Jefferson Science Associates, LLC, announced today that Charles Perdrisat and Charles Sinclair are the recipients of the 2017 Outstanding Nuclear Physicist Prize. The 2017 JSA Outstanding Nuclear Physicist Award is jointly awarded to Charles Perdrisat for his pioneering implementation of the polarization transfer technique to determine proton elastic form factors, and to Charles Sinclair for his crucial development of polarized electron beam technology, which made such measurements, and many others, possible.


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Oxygen: The Jekyll and Hyde of Biofuels

Scientists are devising ways to protect plants, biofuels and, ultimately, the atmosphere itself from damage caused by an element that sustains life on earth.

The Rise of Giant Viruses

Research reveals that giant viruses acquire genes piecemeal from others, with implications for bioenergy production and environmental cleanup.

Grasses: The Secrets Behind Their Success

Researchers find a grass gene affecting how plants manage water and carbon dioxide that could be useful to growing biofuel crops on marginal land.

New Perspectives Into Arctic Cloud Phases

Teamwork provides insight into complicated cloud processes that are important to potential environmental changes in the Arctic.

Mountaintop Plants and Soils to Become Out of Sync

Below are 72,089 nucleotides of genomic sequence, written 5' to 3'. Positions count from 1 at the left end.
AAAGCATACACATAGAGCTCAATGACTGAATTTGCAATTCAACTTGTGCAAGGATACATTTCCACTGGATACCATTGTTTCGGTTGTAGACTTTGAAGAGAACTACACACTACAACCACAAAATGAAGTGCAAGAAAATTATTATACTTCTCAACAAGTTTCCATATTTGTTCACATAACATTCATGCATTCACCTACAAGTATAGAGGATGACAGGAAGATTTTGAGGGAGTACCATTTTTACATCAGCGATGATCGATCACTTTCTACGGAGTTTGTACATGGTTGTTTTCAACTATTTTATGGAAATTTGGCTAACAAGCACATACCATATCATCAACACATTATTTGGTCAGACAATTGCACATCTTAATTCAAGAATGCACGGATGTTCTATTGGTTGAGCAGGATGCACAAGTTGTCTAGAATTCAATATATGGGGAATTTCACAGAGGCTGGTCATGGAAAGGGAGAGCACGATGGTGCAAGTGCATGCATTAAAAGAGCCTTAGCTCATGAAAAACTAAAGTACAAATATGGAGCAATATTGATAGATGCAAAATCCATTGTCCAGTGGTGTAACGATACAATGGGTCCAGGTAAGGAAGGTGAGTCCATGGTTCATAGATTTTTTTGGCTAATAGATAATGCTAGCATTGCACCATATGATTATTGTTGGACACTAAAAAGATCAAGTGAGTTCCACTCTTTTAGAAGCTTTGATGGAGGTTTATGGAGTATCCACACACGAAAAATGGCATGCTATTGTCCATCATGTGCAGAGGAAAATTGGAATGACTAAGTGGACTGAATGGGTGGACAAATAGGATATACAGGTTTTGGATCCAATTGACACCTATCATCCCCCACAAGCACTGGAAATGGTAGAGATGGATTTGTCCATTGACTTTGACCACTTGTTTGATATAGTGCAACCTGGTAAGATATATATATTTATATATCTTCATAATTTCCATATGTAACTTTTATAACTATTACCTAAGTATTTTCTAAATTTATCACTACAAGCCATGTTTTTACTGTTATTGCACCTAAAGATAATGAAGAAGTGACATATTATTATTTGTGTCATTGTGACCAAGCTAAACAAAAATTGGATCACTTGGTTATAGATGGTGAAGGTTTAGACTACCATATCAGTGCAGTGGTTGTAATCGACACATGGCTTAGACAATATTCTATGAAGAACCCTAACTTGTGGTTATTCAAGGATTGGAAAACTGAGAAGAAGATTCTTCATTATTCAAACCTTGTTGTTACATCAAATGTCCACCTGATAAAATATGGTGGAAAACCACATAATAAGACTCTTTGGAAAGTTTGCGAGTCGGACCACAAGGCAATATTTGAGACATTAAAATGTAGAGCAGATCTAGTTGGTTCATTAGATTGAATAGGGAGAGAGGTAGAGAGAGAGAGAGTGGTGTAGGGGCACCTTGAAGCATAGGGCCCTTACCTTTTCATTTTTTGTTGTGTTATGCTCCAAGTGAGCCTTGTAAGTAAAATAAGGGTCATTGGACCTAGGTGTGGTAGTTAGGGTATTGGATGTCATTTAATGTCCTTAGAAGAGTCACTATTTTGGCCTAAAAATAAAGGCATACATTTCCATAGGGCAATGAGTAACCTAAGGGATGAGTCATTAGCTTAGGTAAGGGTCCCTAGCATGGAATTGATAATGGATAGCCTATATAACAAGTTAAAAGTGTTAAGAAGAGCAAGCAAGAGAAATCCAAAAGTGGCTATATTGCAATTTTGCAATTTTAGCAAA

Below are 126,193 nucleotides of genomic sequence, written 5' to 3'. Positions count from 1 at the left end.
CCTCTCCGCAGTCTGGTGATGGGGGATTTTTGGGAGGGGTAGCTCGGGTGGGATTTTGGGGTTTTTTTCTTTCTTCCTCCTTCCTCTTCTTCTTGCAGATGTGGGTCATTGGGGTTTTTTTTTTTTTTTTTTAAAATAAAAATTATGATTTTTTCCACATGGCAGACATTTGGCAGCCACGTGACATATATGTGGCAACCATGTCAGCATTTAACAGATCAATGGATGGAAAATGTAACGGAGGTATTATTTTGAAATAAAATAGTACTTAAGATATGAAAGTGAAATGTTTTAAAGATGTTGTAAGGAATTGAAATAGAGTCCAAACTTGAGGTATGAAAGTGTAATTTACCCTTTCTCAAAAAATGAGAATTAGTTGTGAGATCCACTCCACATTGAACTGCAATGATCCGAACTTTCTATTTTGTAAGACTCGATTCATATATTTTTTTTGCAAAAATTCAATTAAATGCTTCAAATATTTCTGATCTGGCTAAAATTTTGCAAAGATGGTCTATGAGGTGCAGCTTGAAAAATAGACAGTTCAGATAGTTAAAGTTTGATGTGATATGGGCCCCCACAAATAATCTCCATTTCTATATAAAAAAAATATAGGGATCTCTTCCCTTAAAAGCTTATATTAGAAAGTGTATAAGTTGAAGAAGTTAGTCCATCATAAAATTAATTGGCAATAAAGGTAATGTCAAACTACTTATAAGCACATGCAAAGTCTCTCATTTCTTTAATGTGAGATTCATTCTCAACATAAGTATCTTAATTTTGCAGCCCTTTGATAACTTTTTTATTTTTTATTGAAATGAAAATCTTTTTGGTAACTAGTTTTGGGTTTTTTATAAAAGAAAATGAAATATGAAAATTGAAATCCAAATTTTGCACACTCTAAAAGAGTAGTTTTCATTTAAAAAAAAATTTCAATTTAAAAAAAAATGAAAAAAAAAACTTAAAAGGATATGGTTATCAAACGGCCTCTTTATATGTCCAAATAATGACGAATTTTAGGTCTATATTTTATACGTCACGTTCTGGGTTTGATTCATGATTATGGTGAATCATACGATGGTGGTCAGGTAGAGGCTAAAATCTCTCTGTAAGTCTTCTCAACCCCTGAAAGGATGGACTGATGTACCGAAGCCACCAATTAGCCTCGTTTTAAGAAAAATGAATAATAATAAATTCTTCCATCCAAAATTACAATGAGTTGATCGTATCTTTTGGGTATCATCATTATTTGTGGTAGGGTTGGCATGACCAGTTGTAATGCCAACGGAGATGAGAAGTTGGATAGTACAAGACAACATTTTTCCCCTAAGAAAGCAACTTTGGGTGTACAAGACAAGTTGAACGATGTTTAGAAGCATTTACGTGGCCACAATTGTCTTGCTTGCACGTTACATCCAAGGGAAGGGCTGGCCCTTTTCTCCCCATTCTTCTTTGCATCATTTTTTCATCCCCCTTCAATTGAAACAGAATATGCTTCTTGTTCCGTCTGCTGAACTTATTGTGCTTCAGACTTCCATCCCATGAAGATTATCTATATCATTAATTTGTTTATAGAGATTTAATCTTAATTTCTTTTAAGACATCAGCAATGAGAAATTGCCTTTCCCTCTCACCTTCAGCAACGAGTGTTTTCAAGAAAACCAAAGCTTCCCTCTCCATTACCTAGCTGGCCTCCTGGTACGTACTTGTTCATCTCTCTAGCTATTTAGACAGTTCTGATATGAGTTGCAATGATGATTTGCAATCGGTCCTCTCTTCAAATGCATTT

Plants and soil microbes may be altered by climate warming at different rates and in different ways, meaning vital nutrient patterns could be misaligned.

If a Tree Falls in the Amazon

For the first time, scientists pinpointed how often storms topple trees, helping to predict how changes in Amazonia affect the world.

Turning Waste into Fuels, Microbial Style

A newly discovered metabolic process linking different bacteria in a community could enhance bioenergy production.

Department of Energy Awards Six Research Contracts Totaling $258 Million to Accelerate U.S. Supercomputing Technology

Today U.S. Secretary of Energy Rick Perry announced that six leading U.S. technology companies will receive funding from the Department of Energy's Exascale Computing Project (ECP) as part of its new PathForward program, accelerating the research necessary to deploy the nation's first exascale supercomputers.

Electrifying Magnetism

Researchers create materials with controllable electrical and magnetic properties, even at room temperature.

One Step Closer to Practical Fast Charging Batteries

Novel electrode materials have designed pathways for electrons and ions during the charge/discharge cycle.


Developing Tools to Understand Lithium-Ion Battery Instabilities

Article ID: 673265

Released: 2017-04-19 13:05:27

Source Newsroom: Department of Energy, Office of Science

  • Credit: Image courtesy of Advanced Energy Materials

    Atomic force microscopy (AFM) can measure atomic-scale height variations on the surface of a material. This investigation has developed AFM techniques to study silicon (Si) battery electrode materials during charge-discharge cycling (left). The design of the thin film electrode allows the measurement of growth of the surface interface layer (SEI) (purple region in the right image) during the cycling; this approach allows extraction of the interface thickness from the overall electrode volume change (tan).

The Science